Disruption - it's not what it used to be


John Birdwood, Director of Portfolio Management at Kleinwort Hambros, says the current pace of change in tech is slow compared to 110 years ago

Today most of the conversation around technology typically revolves around disruption.

We marvel at the seemingly relentless and dramatic change around us, but in truth, the pace of change is nothing new, and has probably even been surpassed in the past. We could be forgiven for not remembering, but the first decade of the 20th century saw huge upheaval on a scale to rival anything we are going through today.

We are currently astounded by advances in artificial intelligence, robotics, blockchain, new materials like graphene, autonomous transport, nano-technology and genetics; and all this is going on while we are still adapting to the two huge disruptive technologies that arrived in the 1990s – the internet and mobile phones. But anyone alive between 1900 and 1910 would have seen flight, radio, mass production techniques, the expansion of the petrol engine, the first modern plastic in Bakelite, along with the rapid spread of electricity and the telephone.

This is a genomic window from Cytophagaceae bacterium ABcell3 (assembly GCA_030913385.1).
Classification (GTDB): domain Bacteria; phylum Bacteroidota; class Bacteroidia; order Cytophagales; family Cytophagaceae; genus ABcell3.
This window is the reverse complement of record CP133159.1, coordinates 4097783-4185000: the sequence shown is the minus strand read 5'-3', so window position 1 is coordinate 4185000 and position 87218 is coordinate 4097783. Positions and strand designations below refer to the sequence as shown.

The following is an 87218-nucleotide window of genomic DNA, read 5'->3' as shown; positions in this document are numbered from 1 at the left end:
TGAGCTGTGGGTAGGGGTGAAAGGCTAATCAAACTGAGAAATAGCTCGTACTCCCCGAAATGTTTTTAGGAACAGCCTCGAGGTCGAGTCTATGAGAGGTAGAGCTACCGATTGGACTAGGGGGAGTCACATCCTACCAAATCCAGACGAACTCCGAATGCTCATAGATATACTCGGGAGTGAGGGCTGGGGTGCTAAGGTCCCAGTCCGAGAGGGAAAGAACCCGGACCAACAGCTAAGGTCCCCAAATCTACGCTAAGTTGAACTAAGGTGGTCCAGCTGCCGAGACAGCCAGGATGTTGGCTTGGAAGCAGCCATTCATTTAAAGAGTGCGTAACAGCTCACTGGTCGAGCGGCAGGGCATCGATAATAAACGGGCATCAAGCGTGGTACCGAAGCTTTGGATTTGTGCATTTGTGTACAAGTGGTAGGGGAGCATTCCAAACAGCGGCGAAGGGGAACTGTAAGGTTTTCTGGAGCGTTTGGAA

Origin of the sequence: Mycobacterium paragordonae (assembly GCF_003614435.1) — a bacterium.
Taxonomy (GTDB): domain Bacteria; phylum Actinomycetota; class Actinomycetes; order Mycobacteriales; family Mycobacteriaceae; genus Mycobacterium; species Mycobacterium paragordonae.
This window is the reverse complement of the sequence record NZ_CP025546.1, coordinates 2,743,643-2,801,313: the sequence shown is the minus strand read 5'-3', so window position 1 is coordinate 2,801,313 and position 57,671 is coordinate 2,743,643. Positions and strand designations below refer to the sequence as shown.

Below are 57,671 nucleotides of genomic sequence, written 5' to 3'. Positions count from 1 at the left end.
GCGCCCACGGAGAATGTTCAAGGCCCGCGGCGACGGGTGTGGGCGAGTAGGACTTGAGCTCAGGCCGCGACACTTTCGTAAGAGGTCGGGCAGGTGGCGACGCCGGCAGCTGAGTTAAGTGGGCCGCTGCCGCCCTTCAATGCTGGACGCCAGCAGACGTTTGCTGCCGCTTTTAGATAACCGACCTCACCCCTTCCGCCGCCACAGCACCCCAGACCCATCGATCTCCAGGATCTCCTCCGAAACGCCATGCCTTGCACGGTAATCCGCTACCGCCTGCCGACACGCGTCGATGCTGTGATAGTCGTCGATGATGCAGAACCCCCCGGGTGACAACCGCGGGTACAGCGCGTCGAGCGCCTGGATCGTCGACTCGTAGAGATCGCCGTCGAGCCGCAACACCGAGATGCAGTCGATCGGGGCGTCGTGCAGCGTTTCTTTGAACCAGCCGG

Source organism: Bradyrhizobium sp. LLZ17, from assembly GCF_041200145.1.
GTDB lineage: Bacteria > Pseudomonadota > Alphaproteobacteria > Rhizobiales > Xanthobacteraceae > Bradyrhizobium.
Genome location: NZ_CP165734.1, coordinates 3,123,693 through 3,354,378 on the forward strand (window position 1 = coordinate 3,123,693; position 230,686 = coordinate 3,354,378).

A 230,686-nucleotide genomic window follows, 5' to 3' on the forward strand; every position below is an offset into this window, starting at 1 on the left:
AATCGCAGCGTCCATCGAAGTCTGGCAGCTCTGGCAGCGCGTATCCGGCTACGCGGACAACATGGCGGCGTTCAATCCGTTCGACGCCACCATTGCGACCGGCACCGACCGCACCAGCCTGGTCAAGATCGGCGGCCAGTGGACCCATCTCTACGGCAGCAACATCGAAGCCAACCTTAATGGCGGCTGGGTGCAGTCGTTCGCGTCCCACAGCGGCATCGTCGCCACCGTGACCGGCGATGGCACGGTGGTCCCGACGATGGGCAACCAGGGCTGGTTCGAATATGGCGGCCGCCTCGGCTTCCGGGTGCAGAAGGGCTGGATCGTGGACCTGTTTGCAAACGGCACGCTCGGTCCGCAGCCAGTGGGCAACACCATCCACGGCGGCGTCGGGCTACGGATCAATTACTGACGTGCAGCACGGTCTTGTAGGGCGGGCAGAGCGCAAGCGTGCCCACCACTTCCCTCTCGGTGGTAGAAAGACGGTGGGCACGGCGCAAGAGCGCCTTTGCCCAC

That level of disruption probably dwarfs what we are going through today, but even if it does, I have to concede that it might be happening even faster today. Also, many of the technologies from the 1900s were probably more tangible and easier to see, and that visibility would have made them easier to understand.

Irrespective of the reasoning, many people find today’s change disturbing. And the lack of understanding that underpins this concern is evident throughout all levels of society. As well as the workers fearing that robots are coming to take their jobs, it extends to the political classes, and that makes the disruption potentially more dangerous than it was 110 years ago.

Mark Zuckerberg’s recent testimony to Congress highlighted an important gap; he was talking a different language to the politicians interrogating him. If the understanding of the implications of the change is arguably behind the curve among those tasked with regulating it, that makes current disruption more of a threat.

As for the robot takeover, the fear is that machines will take people’s jobs, leading to increased unemployment and greater inequality between rich and poor, is prevalent.

But, despite these concerns, I remain convinced that technological advances will still produce a net benefit for society. Japan has embraced robotics perhaps more than any other nation, and has put machines to use to tackle its issues with an ageing population. Robots have taken on a lot of the literal heavy lifting involved in care work, helping the elderly in and out of the bath and so on.

When it comes to the threatened impact on general employment, it is also worth noting that, while Japan has the highest use of robots among large developed nations, it also enjoys the lowest unemployment levels.